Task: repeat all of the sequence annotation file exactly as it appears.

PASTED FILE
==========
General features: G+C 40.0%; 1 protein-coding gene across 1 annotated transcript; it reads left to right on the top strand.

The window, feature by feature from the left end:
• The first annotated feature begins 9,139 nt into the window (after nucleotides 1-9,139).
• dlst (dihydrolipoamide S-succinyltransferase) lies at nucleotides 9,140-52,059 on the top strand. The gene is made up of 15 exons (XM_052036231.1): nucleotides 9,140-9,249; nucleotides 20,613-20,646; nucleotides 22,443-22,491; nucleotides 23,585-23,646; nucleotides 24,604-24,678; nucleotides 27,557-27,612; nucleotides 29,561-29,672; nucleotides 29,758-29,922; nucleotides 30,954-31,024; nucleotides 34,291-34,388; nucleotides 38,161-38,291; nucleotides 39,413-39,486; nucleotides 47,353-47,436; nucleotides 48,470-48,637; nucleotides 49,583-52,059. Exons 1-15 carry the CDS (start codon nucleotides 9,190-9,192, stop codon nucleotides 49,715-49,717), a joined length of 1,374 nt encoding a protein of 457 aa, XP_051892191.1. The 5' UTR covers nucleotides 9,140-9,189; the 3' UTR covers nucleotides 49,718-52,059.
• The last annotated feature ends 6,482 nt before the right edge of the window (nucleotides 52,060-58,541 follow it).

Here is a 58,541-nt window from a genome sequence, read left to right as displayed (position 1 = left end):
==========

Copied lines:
General features: G+C 40.0%; 1 protein-coding gene across 1 annotated transcript; it reads left to right on the top strand.

The window, feature by feature from the left end:
• The first annotated feature begins 9,139 nt into the window (after nucleotides 1-9,139).
• dlst (dihydrolipoamide S-succinyltransferase) lies at nucleotides 9,140-52,059 on the top strand. The gene is made up of 15 exons (XM_052036231.1): nucleotides 9,140-9,249; nucleotides 20,613-20,646; nucleotides 22,443-22,491; nucleotides 23,585-23,646; nucleotides 24,604-24,678; nucleotides 27,557-27,612; nucleotides 29,561-29,672; nucleotides 29,758-29,922; nucleotides 30,954-31,024; nucleotides 34,291-34,388; nucleotides 38,161-38,291; nucleotides 39,413-39,486; nucleotides 47,353-47,436; nucleotides 48,470-48,637; nucleotides 49,583-52,059. Exons 1-15 carry the CDS (start codon nucleotides 9,190-9,192, stop codon nucleotides 49,715-49,717), a joined length of 1,374 nt encoding a protein of 457 aa, XP_051892191.1. The 5' UTR covers nucleotides 9,140-9,189; the 3' UTR covers nucleotides 49,718-52,059.
• The last annotated feature ends 6,482 nt before the right edge of the window (nucleotides 52,060-58,541 follow it).

Here is a 58,541-nt window from a genome sequence, read left to right as displayed (position 1 = left end):